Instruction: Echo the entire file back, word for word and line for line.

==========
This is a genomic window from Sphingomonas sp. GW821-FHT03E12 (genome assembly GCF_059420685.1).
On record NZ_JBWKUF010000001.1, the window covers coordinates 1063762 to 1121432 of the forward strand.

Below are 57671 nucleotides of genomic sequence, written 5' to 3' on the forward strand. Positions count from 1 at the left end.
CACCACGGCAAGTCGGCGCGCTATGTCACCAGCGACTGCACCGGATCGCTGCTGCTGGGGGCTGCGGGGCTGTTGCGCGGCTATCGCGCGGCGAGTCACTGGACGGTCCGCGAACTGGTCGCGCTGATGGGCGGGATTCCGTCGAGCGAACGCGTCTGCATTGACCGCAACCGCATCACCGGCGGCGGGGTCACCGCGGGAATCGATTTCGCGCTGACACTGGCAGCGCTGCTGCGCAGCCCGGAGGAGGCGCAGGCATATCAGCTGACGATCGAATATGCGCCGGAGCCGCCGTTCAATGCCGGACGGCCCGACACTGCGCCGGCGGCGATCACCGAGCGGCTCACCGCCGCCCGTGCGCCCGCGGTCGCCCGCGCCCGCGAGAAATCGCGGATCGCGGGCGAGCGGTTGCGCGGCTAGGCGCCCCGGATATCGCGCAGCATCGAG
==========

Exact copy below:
This is a genomic window from Sphingomonas sp. GW821-FHT03E12 (genome assembly GCF_059420685.1).
On record NZ_JBWKUF010000001.1, the window covers coordinates 1063762 to 1121432 of the forward strand.

Below are 57671 nucleotides of genomic sequence, written 5' to 3' on the forward strand. Positions count from 1 at the left end.
CACCACGGCAAGTCGGCGCGCTATGTCACCAGCGACTGCACCGGATCGCTGCTGCTGGGGGCTGCGGGGCTGTTGCGCGGCTATCGCGCGGCGAGTCACTGGACGGTCCGCGAACTGGTCGCGCTGATGGGCGGGATTCCGTCGAGCGAACGCGTCTGCATTGACCGCAACCGCATCACCGGCGGCGGGGTCACCGCGGGAATCGATTTCGCGCTGACACTGGCAGCGCTGCTGCGCAGCCCGGAGGAGGCGCAGGCATATCAGCTGACGATCGAATATGCGCCGGAGCCGCCGTTCAATGCCGGACGGCCCGACACTGCGCCGGCGGCGATCACCGAGCGGCTCACCGCCGCCCGTGCGCCCGCGGTCGCCCGCGCCCGCGAGAAATCGCGGATCGCGGGCGAGCGGTTGCGCGGCTAGGCGCCCCGGATATCGCGCAGCATCGAG